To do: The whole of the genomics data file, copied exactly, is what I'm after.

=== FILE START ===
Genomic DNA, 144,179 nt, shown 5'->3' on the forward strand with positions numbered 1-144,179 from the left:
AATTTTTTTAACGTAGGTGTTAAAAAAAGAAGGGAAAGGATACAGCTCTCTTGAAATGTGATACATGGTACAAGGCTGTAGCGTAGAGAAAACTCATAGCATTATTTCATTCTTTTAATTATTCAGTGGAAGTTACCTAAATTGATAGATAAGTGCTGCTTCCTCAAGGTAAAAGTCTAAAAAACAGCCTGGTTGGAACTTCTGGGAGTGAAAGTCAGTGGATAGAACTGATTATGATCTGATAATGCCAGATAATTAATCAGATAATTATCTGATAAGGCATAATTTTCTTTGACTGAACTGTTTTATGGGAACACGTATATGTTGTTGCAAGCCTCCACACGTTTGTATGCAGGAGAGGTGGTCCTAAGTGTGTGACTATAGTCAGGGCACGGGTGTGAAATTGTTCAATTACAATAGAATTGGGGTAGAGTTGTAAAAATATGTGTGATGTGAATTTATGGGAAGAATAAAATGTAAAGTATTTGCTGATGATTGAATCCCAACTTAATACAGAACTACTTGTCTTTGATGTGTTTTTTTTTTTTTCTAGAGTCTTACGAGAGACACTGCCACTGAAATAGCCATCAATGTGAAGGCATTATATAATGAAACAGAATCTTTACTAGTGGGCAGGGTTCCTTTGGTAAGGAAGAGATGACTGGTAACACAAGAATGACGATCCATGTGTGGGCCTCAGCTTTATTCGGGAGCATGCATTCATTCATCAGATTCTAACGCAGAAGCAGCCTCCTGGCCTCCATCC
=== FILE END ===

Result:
Genomic DNA, 144,179 nt, shown 5'->3' on the forward strand with positions numbered 1-144,179 from the left:
AATTTTTTTAACGTAGGTGTTAAAAAAAGAAGGGAAAGGATACAGCTCTCTTGAAATGTGATACATGGTACAAGGCTGTAGCGTAGAGAAAACTCATAGCATTATTTCATTCTTTTAATTATTCAGTGGAAGTTACCTAAATTGATAGATAAGTGCTGCTTCCTCAAGGTAAAAGTCTAAAAAACAGCCTGGTTGGAACTTCTGGGAGTGAAAGTCAGTGGATAGAACTGATTATGATCTGATAATGCCAGATAATTAATCAGATAATTATCTGATAAGGCATAATTTTCTTTGACTGAACTGTTTTATGGGAACACGTATATGTTGTTGCAAGCCTCCACACGTTTGTATGCAGGAGAGGTGGTCCTAAGTGTGTGACTATAGTCAGGGCACGGGTGTGAAATTGTTCAATTACAATAGAATTGGGGTAGAGTTGTAAAAATATGTGTGATGTGAATTTATGGGAAGAATAAAATGTAAAGTATTTGCTGATGATTGAATCCCAACTTAATACAGAACTACTTGTCTTTGATGTGTTTTTTTTTTTTTCTAGAGTCTTACGAGAGACACTGCCACTGAAATAGCCATCAATGTGAAGGCATTATATAATGAAACAGAATCTTTACTAGTGGGCAGGGTTCCTTTGGTAAGGAAGAGATGACTGGTAACACAAGAATGACGATCCATGTGTGGGCCTCAGCTTTATTCGGGAGCATGCATTCATTCATCAGATTCTAACGCAGAAGCAGCCTCCTGGCCTCCATCC